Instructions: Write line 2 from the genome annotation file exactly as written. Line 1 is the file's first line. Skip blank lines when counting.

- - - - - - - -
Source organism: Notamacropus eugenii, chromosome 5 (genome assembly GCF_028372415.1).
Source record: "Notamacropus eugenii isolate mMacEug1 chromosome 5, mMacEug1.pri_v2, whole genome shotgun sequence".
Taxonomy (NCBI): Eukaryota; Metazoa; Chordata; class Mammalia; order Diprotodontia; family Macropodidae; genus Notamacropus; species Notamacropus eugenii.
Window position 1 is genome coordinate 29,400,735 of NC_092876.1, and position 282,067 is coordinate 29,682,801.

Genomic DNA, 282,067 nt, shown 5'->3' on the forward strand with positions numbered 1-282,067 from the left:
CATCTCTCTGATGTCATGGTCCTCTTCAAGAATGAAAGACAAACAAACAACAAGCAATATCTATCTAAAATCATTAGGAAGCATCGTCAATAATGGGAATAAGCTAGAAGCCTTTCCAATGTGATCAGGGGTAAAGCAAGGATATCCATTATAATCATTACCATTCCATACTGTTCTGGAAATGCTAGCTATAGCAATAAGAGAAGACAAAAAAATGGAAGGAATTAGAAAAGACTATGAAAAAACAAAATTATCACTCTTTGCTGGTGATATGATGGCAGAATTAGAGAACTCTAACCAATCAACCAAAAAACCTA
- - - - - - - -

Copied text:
Source record: "Notamacropus eugenii isolate mMacEug1 chromosome 5, mMacEug1.pri_v2, whole genome shotgun sequence".